Did you try the onboard filters? There are 2 of them. One 18dB/oct and one 6 (though it is rather high, but a gentle slope).

The CMIT was developed for dialogue and not SFX.
I did Tom- it suffered from rumble EVERYWHERE- It si probably awesome inside, but for exteriors you have to lose a lot of low-end for it to make sense...

It "seems" to be a good mic, but outside, it frankly didnt live up to the performance expectation I have for Schoeps mics- and I did have a CMC / Mk4 pair out as well.
#81
9th October 2010
Old 9th October 2010
  #81
Lives for experience
 
minister's Avatar
 
Joined: Nov 2004
Location: minneapolis, mn
Posts: 2,282
My Recordings/Credits

minister is offline
Quote:
Originally Posted by charles maynes View Post
I did Tom- it suffered from rumble EVERYWHERE- It si probably awesome inside, but for exteriors you have to lose a lot of low-end for it to make sense...

It "seems" to be a good mic, but outside, it frankly didnt live up to the performance expectation I have for Schoeps mics- and I did have a CMC / Mk4 pair out as well.
Interesting... Was this for FX collection? With InVision mount and Zep I have not had that problem. I believe you....just curious. They are very sensitive to handling noise. For interior dialogue I like the CMC/Mk41 and even use it for Foley and FX collection. Boom movement is something and OP has to learn with any mic, though. I would only use the CMIT in certain situations for interiors, but I do use it for Foley and some interior FX collection.

RODE definitely makes good mics at a great price. Looks like something I will have to keep in mind when I can afford an alternate. I have friend who uses one for VO and she has a very sibilant voice, but her voice sounds pretty great on the RODE shotgun. The 416 would be the last thing I would recommend she use on her voice.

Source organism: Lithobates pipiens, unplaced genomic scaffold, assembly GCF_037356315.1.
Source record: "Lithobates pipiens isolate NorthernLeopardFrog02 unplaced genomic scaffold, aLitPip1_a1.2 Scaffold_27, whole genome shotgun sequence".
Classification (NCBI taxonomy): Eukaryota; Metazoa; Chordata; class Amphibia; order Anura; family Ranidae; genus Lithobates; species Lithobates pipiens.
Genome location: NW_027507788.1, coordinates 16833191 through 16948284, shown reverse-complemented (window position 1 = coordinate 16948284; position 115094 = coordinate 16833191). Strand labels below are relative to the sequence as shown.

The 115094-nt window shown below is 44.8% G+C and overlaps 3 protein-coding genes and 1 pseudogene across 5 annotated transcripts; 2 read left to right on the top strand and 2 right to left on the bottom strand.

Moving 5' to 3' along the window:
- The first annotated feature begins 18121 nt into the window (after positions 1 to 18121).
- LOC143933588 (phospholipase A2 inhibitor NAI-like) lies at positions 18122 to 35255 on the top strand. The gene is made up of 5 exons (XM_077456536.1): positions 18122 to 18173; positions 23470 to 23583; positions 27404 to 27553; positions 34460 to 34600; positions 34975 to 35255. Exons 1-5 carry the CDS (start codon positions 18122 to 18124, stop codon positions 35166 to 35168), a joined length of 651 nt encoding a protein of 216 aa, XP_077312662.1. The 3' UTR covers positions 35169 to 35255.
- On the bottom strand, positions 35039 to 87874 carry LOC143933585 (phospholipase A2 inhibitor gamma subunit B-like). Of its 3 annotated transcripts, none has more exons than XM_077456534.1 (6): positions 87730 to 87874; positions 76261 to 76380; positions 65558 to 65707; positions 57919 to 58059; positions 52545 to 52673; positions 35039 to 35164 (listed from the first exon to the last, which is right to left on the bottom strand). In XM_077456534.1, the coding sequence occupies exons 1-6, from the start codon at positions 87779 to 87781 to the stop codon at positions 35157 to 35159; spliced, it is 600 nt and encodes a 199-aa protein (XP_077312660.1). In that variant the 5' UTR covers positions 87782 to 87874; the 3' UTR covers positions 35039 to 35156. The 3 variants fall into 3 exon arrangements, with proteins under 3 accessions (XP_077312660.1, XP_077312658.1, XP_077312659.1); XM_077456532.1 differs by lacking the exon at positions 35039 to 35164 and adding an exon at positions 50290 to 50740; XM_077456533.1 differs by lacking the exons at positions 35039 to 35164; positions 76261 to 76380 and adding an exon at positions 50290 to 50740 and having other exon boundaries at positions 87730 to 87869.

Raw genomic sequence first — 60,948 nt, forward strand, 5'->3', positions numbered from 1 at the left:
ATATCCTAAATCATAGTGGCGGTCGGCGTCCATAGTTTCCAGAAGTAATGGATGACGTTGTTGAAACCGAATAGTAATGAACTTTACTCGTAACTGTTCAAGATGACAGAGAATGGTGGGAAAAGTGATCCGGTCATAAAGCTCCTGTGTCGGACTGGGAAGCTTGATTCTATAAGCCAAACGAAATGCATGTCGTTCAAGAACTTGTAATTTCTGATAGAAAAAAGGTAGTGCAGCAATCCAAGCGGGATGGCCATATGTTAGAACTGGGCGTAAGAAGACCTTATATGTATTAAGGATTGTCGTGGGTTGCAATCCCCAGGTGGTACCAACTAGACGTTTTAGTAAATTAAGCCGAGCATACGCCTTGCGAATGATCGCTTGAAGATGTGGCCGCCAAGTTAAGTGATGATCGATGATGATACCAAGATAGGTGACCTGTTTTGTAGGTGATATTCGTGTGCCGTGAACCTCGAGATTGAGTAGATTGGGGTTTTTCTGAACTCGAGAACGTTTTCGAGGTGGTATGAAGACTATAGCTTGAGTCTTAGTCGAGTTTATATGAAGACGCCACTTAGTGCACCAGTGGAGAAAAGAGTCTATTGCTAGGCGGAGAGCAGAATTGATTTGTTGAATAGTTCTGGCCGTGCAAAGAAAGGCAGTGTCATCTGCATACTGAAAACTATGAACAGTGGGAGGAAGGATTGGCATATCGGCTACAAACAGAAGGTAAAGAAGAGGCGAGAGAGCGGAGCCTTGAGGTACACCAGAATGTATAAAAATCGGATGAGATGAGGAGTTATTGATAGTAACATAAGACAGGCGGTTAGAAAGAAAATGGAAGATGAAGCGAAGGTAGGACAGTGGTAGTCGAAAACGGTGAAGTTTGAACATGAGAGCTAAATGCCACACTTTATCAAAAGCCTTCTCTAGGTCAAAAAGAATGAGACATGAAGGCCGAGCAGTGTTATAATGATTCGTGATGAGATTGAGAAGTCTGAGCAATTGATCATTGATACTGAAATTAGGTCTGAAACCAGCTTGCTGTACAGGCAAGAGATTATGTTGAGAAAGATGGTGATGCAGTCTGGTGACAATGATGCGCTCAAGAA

#82
9th October 2010
Old 9th October 2010
  #82
Gear Guru
 
charles maynes's Avatar
 
Joined: Jan 2004
Location: out in the dirt.
Posts: 15,889

charles maynes is offline
Quote:
Originally Posted by minister View Post
Interesting... Was this for FX collection? With InVision mount and Zep I have not had that problem. I believe you....just curious. They are very sensitive to handling noise. For interior dialogue I like the CMC/Mk41 and even use it for Foley and FX collection. Boom movement is something and OP has to learn with any mic, though. I would only use the CMIT in certain situations for interiors, but I do use it for Foley and some interior FX collection.

RODE definitely makes good mics at a great price. Looks like something I will have to keep in mind when I can afford an alternate. I have friend who uses one for VO and she has a very sibilant voice, but her voice sounds pretty great on the RODE shotgun. The 416 would be the last thing I would recommend she use on her voice.
I rented it for a gunshoot I was doing, but tested it out in the backyard to see how it compared with the 416 and the NTG3 for off axis rejection- (it was crazy hot, so the air conditioner was running- it was a great test) anyway, I was handholding it with a Rycote Zeppelin and a windjammer and it was unusable as far as the handling noise was concerned- It may have even required service, it was so bad- using the filters helped a little bit, but there was no Schoeps magic there for me....
New Reply Submit Thread to Facebook Facebook  Submit Thread to Twitter Twitter  Submit Thread to LinkedIn LinkedIn  Submit Thread to Google+ Google+ 
 
Thread Tools
Search this Thread
Search this Thread:

Advanced Search
Similar Threads
Thread
Thread Starter / Forum
Replies
kitstern / So much gear, so little time!
37

Forum Jump

SEO by vBSEO ©2011, Crawlability, Inc.